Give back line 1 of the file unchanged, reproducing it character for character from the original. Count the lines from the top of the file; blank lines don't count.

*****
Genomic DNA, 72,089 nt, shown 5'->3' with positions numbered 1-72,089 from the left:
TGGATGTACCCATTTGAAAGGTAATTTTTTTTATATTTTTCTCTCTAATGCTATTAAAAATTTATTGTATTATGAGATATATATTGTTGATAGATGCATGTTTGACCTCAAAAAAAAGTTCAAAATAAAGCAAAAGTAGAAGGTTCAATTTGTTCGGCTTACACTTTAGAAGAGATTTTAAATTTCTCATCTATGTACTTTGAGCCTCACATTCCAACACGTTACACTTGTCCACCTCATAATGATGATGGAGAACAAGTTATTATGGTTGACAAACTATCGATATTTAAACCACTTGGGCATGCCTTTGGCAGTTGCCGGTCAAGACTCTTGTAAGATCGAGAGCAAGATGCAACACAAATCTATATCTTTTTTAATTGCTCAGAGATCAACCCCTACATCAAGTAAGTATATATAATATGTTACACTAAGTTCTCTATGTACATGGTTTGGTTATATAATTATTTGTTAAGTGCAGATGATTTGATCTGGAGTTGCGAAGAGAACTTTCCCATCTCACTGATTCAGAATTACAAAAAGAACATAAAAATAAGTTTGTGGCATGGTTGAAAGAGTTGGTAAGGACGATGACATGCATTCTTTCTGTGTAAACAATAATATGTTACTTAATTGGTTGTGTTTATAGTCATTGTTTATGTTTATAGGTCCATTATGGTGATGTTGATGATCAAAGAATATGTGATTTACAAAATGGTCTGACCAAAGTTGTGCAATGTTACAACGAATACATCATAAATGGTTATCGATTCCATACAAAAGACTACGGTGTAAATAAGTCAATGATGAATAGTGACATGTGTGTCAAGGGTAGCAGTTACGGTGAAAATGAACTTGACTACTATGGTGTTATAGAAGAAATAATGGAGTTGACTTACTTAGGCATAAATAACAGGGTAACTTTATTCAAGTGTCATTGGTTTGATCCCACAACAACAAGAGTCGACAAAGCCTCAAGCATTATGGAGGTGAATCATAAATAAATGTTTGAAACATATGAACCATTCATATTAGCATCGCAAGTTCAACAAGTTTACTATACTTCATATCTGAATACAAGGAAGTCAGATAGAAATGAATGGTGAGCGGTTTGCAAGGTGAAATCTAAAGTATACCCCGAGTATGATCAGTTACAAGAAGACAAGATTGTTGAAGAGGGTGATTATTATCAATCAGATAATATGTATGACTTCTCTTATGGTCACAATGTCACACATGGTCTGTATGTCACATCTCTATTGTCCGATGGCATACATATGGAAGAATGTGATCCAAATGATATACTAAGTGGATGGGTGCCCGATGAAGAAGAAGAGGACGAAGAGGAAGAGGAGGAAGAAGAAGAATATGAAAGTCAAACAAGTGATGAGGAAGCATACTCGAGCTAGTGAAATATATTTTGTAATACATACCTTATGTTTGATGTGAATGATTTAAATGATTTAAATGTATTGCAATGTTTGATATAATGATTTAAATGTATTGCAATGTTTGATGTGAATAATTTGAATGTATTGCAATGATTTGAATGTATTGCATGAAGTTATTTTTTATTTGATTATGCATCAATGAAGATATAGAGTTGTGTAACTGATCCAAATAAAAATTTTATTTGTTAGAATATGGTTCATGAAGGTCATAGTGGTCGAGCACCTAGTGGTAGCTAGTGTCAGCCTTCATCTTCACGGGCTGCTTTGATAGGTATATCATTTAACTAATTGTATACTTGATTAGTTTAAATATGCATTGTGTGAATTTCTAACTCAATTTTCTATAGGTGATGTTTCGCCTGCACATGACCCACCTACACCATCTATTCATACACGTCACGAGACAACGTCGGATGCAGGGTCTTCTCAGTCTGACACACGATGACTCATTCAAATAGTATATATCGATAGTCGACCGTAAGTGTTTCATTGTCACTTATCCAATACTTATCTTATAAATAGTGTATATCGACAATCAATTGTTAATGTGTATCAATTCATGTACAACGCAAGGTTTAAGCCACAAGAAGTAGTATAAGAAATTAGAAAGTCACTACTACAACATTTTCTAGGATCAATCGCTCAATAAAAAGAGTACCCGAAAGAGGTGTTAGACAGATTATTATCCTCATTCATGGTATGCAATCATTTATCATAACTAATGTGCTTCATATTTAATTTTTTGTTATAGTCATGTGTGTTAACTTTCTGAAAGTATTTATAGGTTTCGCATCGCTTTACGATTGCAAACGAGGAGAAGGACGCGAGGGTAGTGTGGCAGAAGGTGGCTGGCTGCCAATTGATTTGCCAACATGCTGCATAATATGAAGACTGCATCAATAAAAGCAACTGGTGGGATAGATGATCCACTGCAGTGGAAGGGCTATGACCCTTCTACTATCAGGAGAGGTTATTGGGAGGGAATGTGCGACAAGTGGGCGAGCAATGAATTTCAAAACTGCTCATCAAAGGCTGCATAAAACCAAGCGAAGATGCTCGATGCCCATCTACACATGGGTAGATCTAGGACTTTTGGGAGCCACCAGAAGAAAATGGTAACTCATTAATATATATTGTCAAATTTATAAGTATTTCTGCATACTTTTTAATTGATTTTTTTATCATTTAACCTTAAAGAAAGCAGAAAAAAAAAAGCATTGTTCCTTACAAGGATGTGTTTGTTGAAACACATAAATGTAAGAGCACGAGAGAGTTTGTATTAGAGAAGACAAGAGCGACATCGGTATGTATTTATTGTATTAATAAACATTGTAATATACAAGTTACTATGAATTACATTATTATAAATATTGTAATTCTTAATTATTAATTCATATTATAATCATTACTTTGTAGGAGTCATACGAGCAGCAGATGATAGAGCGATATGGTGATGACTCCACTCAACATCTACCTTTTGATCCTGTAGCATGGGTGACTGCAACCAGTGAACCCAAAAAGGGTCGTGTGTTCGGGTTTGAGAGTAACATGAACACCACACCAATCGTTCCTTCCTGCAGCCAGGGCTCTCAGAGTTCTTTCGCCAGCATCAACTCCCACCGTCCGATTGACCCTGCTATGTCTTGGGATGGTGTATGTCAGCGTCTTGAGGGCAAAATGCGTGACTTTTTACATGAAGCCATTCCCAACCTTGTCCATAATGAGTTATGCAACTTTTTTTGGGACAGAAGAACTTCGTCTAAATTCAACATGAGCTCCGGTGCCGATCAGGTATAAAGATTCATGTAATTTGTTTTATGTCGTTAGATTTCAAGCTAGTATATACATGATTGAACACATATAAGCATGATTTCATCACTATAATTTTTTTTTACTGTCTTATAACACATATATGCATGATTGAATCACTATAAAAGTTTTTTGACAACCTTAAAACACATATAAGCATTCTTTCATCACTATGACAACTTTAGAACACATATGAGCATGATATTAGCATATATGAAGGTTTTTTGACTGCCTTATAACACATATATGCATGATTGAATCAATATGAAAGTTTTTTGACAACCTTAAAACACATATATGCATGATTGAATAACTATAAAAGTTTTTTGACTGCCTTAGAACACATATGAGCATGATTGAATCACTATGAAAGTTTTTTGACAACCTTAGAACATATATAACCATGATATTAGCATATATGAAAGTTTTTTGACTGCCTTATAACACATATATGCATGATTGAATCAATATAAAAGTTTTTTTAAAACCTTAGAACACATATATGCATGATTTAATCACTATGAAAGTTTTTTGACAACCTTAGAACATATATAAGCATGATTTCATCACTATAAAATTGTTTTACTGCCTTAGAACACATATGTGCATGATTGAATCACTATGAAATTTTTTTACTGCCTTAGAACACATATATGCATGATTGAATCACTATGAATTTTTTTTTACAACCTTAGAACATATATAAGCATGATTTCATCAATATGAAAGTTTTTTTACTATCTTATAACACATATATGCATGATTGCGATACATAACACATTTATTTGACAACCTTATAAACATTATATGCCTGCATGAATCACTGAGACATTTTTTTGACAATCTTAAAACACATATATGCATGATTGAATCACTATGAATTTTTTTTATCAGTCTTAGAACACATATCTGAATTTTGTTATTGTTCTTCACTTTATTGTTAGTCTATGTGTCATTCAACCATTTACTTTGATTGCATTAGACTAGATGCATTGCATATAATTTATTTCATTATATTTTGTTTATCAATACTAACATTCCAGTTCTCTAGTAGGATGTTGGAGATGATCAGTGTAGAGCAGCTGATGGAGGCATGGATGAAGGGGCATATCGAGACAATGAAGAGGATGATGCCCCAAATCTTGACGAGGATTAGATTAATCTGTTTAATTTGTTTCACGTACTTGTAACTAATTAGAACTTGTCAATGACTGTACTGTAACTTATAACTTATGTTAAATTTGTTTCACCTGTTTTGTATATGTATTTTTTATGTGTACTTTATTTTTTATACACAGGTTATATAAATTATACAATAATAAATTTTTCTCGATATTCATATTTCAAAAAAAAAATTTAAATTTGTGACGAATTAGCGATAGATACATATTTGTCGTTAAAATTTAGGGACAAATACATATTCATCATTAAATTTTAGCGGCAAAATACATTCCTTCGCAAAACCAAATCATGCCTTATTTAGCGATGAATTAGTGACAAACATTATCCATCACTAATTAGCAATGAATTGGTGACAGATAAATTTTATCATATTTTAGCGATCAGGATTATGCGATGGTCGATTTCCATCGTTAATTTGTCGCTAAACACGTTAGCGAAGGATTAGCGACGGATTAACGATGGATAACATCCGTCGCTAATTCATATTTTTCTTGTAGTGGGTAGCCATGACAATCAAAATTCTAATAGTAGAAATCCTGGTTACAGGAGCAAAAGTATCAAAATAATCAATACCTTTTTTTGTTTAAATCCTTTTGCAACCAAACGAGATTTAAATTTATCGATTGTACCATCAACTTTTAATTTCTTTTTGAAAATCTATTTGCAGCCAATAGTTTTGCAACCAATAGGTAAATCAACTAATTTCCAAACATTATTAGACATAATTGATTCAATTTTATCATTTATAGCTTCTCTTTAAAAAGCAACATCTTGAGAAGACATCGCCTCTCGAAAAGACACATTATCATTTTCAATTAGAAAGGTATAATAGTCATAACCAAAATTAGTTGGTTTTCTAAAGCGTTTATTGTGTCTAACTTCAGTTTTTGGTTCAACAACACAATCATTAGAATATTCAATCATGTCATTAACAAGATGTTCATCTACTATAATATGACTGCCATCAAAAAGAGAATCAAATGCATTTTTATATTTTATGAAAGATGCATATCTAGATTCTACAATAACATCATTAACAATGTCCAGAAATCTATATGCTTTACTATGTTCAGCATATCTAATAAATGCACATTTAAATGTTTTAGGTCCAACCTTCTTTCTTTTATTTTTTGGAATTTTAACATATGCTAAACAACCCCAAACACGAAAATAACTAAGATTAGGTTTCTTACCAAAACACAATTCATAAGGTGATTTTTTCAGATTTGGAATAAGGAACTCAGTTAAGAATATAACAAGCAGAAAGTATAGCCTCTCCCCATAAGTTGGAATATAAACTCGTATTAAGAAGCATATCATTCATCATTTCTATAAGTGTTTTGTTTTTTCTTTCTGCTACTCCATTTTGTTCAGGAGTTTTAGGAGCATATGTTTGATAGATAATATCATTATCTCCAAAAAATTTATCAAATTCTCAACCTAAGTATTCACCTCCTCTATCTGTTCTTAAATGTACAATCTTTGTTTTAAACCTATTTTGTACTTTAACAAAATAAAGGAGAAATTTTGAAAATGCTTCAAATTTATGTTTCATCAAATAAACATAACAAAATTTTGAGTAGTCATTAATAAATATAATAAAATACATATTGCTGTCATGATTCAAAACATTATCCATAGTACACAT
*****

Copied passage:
Genomic DNA, 72,089 nt, shown 5'->3' with positions numbered 1-72,089 from the left: